UAW workers ratify contracts with Ford, Detroit Axle, General Dynamics

UAW workers ratify contracts with Ford, Detroit Axle, General Dynamics

With GM and Ford deals completed, the union will begin bargaining with Fiat Chrysler.

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November 19, 2019

Cleveland, Ohio – Ford Motor Co. workers, by a 56/44 margin, approved their new contract between the automaker and the United Auto Workers, clearing the way for $9,000 signing bonuses and major investments in several plants.

“Every Ford employee and temporary employee will be at the top-rate for full-time status at the end of this four-year agreement,” said Acting UAW President Rory Gamble, who is director of the UAW Ford Department. “This is a life changing contract for many and provides a template for all future Ford UAW members to a full-time, top-rate status. There will be no more permanent temporary situations and no more permanent tiers.”

“We are pleased that we were able to reach an agreement quickly with the UAW without a costly disruption to production,” said Joe Hinrichs, Ford’s president, Automotive. “This deal helps Ford enhance our competitiveness and protect good-paying manufacturing jobs. Working with the UAW, we have added flexibility to our operations while keeping labor costs in line with projected U.S. manufacturing labor inflation costs and still rewarded our workers for their important contributions to the company.”

The deal calls for about $6 billion in investments in Ford plants:

  • Michigan Assembly Plant: $1.1 billion
  • Kentucky Truck Plant: $1 billion
  • Ohio Assembly Plant: $900 million
  • Dearborn (Michigan) Truck Plant: $700 million
  • Kansas City Assembly Plant: $400 million
  • Van Dyke (Michigan) Transmission: $400 million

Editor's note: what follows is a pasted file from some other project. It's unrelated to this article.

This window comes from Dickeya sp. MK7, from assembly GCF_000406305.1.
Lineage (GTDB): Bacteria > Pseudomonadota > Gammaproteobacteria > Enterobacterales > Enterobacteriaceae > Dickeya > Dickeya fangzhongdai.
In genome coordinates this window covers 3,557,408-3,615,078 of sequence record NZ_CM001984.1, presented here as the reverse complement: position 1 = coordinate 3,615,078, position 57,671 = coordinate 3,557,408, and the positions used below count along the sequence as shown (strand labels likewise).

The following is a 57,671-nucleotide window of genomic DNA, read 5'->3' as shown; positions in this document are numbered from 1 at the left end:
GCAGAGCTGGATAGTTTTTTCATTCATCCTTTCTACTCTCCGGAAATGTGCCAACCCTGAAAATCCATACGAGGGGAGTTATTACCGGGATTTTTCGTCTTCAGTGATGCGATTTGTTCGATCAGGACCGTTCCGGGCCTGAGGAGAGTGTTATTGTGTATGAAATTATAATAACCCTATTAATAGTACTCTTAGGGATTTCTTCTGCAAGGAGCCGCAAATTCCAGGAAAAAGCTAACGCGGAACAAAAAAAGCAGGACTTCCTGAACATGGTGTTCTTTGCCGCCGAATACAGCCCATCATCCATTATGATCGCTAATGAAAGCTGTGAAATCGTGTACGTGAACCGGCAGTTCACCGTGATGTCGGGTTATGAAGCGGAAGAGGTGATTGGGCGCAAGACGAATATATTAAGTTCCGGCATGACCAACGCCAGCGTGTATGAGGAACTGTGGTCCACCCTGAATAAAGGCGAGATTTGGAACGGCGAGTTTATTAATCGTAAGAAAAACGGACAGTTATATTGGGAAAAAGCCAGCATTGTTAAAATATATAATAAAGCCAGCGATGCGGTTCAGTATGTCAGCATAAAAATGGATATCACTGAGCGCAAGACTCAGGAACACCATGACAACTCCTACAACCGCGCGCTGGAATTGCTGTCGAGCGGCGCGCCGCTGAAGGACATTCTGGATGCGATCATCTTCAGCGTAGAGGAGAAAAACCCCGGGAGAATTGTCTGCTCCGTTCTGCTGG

• Flat Rock (Michigan) Assembly Plant: $250 million
  • Chicago (Illinois) Assembly Plant: $200 million
  • Cleveland (Ohio) Engine: $150 million
  • Sterling (Michigan) Axle: $150 million
  • Sharonville (Ohio) Transmission: $130 million
  • Louisville (Kentucky) Assembly Plant: $100 million
  • Dearborn Engine: $100 million
  • Dearborn Stamping: $100 million
  • Livonia (Michigan) Transmission: $100 million
  • Lima (Ohio) Engine: $80 million
  • Rawsonville (Michigan) Transmission: $60 million
  • Buffalo (New York) Stamping: $60 million
  • Woodhaven (Michigan) Stamping: $40 million

Many of those investments are in electric vehicles (EVs) and hybrids, including:

  • Chicago Assembly: hybrid Explorer SUV
  • Dearborn Assembly: hybrid, EV F-150 pickups
  • Kansas City Assembly: EV Transit
  • Louisville Assembly Plant: hybrid, plug-in hybrid Escape small SUVs, PHEV Lincoln Corsair
  • Livonia Transmission: EV gears

Ford workers agreed to the deal without a strike. At GM, workers walked off of assembly lines for six weeks, winning larger signing bonuses, slightly more in investment pledges, but more plant closures.

With the Ford and GM deals done, UAW and Fiat Chrysler Automobiles (FCA) final negotiations take place this week.

In addition to deals with Ford, the UAW ratified two others contracts over the weekend.

General Dynamics Land Systems Corp. workers who make tanks and other military vehicles, approved a deal Saturday by a 58/42 margin.

Key gains from the contract include protecting job security, wages, and benefits. General Dynamics is the fifth largest defense contractor in the United States and has UAW members at manufacturing plants in Lima, Ohio; Scranton, Pennsylvania; and Sterling Heights, Michigan.

And, UAW Local 163 members at Detroit Axle ratified their new five-year agreement with 87% of the membership voting in favor of ratification.

The agreement secures the assignment of a critical Daimler Trucks North America (DTNA) electric truck component to the union shop.

“This agreement recognizes the invaluable contribution our UAW members make, every day, to this company,” said UAW Secretary-Treasurer Ray Curry. “With this strong agreement in place, we now look to a bright future.”

The deal includes raises and a $4,000 signing bonus.

About the author: Robert Schoenberger is the editor of Today's Motor Vehicles and a contributor to Today's Medical Developments and Aerospace Manufacturing and Design. He has written about the automotive industry for more than 19 years at The Plain Dealer in Cleveland, Ohio; The Courier-Journal in Louisville, Kentucky; and The Clarion-Ledger in Jackson, Mississippi.

rschoenberger@gie.net